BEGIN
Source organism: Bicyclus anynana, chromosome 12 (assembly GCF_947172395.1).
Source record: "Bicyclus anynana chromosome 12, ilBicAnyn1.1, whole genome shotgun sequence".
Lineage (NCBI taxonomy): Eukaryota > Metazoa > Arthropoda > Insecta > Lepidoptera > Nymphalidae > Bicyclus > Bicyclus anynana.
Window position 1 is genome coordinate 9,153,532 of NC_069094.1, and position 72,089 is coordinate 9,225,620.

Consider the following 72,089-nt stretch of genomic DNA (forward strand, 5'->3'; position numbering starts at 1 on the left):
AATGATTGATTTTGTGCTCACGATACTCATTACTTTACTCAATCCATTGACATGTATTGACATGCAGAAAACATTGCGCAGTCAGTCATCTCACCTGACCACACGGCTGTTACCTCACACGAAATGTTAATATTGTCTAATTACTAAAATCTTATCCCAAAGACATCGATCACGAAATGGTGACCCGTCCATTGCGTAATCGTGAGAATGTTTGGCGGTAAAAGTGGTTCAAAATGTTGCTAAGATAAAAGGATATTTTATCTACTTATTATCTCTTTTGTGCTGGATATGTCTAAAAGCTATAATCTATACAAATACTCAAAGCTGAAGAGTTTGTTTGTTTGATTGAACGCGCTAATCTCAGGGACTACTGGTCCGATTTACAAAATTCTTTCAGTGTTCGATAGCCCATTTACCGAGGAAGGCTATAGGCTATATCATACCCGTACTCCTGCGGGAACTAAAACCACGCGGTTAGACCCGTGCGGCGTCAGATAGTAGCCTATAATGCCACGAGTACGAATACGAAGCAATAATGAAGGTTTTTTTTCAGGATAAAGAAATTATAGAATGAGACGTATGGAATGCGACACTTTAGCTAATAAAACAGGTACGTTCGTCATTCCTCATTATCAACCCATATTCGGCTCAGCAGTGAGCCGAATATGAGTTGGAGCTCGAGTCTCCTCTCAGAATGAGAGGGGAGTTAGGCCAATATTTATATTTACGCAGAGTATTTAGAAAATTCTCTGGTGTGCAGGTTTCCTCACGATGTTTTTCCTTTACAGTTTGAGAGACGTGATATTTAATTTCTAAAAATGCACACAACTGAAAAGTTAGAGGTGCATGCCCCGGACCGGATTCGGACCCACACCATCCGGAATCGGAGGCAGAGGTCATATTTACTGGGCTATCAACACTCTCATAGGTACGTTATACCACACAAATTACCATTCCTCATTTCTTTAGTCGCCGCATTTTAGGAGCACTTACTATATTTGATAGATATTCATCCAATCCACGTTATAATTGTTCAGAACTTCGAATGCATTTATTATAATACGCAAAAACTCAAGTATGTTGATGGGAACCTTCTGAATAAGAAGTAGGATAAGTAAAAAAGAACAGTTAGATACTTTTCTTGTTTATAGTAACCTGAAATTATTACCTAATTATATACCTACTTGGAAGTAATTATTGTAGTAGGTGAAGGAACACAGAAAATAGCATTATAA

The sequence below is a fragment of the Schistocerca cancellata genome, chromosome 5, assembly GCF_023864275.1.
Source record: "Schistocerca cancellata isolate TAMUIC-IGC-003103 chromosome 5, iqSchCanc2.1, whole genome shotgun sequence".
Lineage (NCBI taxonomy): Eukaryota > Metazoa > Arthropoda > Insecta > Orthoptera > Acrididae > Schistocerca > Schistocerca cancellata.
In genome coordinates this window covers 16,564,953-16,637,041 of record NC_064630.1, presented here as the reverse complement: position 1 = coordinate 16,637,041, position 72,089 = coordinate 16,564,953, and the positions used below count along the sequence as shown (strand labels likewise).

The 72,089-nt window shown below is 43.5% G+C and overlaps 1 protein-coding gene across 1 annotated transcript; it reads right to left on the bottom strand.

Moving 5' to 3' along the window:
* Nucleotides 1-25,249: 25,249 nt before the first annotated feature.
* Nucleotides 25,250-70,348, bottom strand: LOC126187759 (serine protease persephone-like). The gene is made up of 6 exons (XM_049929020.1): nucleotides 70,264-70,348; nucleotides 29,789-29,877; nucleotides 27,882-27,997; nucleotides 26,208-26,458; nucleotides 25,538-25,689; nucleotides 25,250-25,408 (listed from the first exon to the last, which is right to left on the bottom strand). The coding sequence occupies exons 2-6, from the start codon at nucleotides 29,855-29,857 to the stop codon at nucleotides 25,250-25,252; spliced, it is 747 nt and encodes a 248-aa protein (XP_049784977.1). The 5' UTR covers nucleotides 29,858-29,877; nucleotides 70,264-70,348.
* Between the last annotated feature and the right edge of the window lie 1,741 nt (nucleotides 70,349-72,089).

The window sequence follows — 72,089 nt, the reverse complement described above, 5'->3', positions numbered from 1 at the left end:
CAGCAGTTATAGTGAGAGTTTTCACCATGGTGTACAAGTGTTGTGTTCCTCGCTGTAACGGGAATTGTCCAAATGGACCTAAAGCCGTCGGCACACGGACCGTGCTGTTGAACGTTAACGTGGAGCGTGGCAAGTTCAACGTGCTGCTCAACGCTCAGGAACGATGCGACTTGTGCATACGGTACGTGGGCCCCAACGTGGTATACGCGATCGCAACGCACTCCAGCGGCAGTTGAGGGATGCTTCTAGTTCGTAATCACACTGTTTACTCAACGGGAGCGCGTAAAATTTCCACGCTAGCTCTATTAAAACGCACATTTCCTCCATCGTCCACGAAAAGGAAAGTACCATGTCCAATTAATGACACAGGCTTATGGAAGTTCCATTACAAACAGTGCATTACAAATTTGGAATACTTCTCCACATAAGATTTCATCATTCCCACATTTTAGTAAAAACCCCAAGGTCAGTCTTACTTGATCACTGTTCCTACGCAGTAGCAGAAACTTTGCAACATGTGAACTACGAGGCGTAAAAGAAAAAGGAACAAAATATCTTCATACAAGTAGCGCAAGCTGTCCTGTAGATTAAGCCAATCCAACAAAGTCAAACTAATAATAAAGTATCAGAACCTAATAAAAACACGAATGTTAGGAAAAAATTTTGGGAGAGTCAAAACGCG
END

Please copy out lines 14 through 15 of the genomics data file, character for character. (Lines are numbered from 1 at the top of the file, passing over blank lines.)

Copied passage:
* Nucleotides 25,250-70,348, bottom strand: LOC126187759 (serine protease persephone-like). The gene is made up of 6 exons (XM_049929020.1): nucleotides 70,264-70,348; nucleotides 29,789-29,877; nucleotides 27,882-27,997; nucleotides 26,208-26,458; nucleotides 25,538-25,689; nucleotides 25,250-25,408 (listed from the first exon to the last, which is right to left on the bottom strand). The coding sequence occupies exons 2-6, from the start codon at nucleotides 29,855-29,857 to the stop codon at nucleotides 25,250-25,252; spliced, it is 747 nt and encodes a 248-aa protein (XP_049784977.1). The 5' UTR covers nucleotides 29,858-29,877; nucleotides 70,264-70,348.
* Between the last annotated feature and the right edge of the window lie 1,741 nt (nucleotides 70,349-72,089).